(Of course, once the Republicans cut food stamps and kill the Affordable Care Act we won't be making up the difference; the workers will have no health care and no food -- and if they lack sufficient savings, they'll lack a proper burial once their health and ability to cope is gone.  

        •  Now you just gave the Waltons another idea (0+ / 0-)

          for a business. As corpses cannot be left on the streets, so to speak, the Walton's can erect and run crematoriums and charge the government to clean up the corpses at the taxpayers expense. Well, at least a few new jobs will emerge.

        •  If a small retailer... (0+ / 0-)

          ...pays the same low wages, "We're the ones who make up the difference, providing the health care and food relief" for those employees.

          Why single out employees of Walmart and other big box stores for preferential treatment over, say, an employee at a mom-and-pop convenience store?

      •  Which still doesn't answer the question: (2+ / 0-)
        Recommended by:
        johnny wurster, Red Sox

        If your concern is for workers, why not an across the board increase?

        My bet is this:  You don't despise workers, but you don't really care about them. You do, however, despise Wal-Mart.

        LG: You know what? You got spunk. MR: Well, Yes... LG: I hate spunk!

        by dinotrac on Tue Sep 17, 2013 at 03:50:09 PM PDT

        [ Parent ]

        •  The subject was the big box living wage law (1+ / 0-)
          Recommended by:
          dinotrac

          not $15 an hour for all.

          If you want me to argue about that, then perhaps try again. I'm sure you know best for poor people, too. More McDonald's, Burger King, and Walmart locations?

          "Societies strain harder and harder to sustain the decadent opulence of the ruling class, even as it destroys the foundations of productivity and wealth." — Chris Hedges

          by Crider on Tue Sep 17, 2013 at 04:14:57 PM PDT

          [ Parent ]

      •  So, in your world, it's the people who complain (0+ / 0-)

        about Mal-Wart's cruel and unethical business practices and NOT the Walton's who use them to increase their obscene wealth? What do you do for the poor? Keep quiet about the way they're treated so as not to embarrass them?

        •  In my world, people apply better logic (1+ / 0-)
          Recommended by:
          Red Sox

          I can see you are passionate about this issue, but, if workers deserve better treatment, why provide it only to Wal-Mart workers?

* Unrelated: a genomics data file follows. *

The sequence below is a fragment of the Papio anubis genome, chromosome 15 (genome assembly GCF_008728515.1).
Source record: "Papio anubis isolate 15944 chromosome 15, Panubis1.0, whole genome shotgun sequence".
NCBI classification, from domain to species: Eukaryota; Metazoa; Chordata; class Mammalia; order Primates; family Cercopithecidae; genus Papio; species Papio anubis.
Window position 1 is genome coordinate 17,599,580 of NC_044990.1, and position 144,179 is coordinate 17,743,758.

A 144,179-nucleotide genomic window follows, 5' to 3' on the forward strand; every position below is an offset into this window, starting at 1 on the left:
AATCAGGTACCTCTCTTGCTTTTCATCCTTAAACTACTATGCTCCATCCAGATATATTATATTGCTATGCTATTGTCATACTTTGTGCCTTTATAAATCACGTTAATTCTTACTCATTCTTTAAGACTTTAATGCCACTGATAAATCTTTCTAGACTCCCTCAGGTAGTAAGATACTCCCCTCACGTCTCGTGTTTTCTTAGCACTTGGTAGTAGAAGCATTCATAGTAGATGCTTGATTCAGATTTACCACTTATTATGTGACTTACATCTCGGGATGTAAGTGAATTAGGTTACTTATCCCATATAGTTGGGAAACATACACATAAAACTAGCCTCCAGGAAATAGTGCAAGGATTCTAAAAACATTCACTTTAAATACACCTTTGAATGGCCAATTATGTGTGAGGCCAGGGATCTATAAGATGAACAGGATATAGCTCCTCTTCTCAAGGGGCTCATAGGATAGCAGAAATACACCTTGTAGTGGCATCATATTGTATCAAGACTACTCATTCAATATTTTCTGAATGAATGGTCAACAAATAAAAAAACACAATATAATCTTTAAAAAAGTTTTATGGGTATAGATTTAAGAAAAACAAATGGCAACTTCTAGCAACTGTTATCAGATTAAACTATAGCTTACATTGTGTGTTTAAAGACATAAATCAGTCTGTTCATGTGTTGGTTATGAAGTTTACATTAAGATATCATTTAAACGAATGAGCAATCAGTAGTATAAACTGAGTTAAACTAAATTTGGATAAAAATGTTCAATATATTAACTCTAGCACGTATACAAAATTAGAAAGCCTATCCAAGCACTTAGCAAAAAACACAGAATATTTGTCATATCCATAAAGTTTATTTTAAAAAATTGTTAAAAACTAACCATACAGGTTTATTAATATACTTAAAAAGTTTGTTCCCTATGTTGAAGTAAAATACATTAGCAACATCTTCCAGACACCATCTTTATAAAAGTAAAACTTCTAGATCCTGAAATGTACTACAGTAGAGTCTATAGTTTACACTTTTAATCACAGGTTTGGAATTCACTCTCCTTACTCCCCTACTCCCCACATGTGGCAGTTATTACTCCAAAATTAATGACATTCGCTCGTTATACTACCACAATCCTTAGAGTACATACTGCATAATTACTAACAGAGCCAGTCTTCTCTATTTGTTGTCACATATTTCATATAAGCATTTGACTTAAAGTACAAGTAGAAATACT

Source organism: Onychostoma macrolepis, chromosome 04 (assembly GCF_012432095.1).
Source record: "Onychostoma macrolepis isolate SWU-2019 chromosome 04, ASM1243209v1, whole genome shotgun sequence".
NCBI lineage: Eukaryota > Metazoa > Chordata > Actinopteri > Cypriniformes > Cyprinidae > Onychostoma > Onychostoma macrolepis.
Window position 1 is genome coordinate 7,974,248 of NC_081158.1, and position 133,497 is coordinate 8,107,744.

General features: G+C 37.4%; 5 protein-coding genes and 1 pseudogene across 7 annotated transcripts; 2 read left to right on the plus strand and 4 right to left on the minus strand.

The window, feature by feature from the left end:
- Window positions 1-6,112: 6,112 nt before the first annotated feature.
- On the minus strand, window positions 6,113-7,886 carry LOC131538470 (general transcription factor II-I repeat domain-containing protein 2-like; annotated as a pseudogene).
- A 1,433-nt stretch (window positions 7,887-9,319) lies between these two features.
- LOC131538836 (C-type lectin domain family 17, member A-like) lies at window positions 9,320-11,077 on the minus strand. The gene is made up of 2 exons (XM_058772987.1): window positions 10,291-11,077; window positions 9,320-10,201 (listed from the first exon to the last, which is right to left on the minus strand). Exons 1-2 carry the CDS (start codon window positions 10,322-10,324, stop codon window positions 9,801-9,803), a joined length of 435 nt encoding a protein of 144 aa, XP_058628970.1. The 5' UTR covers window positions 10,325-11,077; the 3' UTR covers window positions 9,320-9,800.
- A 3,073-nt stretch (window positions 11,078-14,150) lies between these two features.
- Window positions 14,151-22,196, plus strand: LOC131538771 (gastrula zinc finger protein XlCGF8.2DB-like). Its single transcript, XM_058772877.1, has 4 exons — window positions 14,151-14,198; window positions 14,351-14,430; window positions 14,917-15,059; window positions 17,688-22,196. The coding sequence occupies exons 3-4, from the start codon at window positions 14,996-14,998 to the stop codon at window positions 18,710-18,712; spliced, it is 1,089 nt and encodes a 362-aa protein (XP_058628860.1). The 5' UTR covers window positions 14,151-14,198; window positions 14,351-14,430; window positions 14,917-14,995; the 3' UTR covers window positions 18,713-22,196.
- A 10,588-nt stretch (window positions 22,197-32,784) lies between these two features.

I have trouble seeing how that makes sense unless helping workers is not the point.  If the DC city council were a labor union representing Wal-Mart workers, it would make all the sense in the world.

          They're not.

          A law aimed at Wal-Mart and only Wal-Mart is not formulated to help workers but to hurt Wal-Mart.

          LG: You know what? You got spunk. MR: Well, Yes... LG: I hate spunk!

          by dinotrac on Tue Sep 17, 2013 at 04:29:16 PM PDT

          [ Parent ]

    •  Some sympathy.... (4+ / 0-)

      I have some sympathy for your point of view but you overlook some broader public policy issues.

      Walmart is a bad actor in our society and has to brought to heel, one way or another. They cannot be permitted to set the wage standard for the whole country, and buy and sell politicians at will.

      We have this same issue in urban Baltimore where WalMart is scheming to open its first store. A $12.50 big box wage wouldn't hurt the Walton family heirs one bit, and would be a real difference for the working poor in this city.

  •  $ talks......... n/t (3+ / 0-)
    Recommended by:
    Tim DeLaney, Puddytat, Egalitare

    “The comfort of the rich depends upon an abundant supply of the poor.” ― Voltaire.

    by LamontCranston on Tue Sep 17, 2013 at 03:23:44 PM PDT

  •  Most of the country thinks (1+ / 0-)
    Recommended by:
    llywrch

    this was already resolved when it first came around and DC pretended to firm stand for all the cameras. It made headlines around the country, how DC took a stand against the evil Wal-Mart. It was all part of the usual game. Politicians, know the cameras only roll on the first take, then the American A.D.D. moves the cameras somewhere else, which frees up to politicians to suck up to power like they planned all along. A few maintain symbolic votes, protecting their job for the next election, but it was always in the bag for Wal-Mart.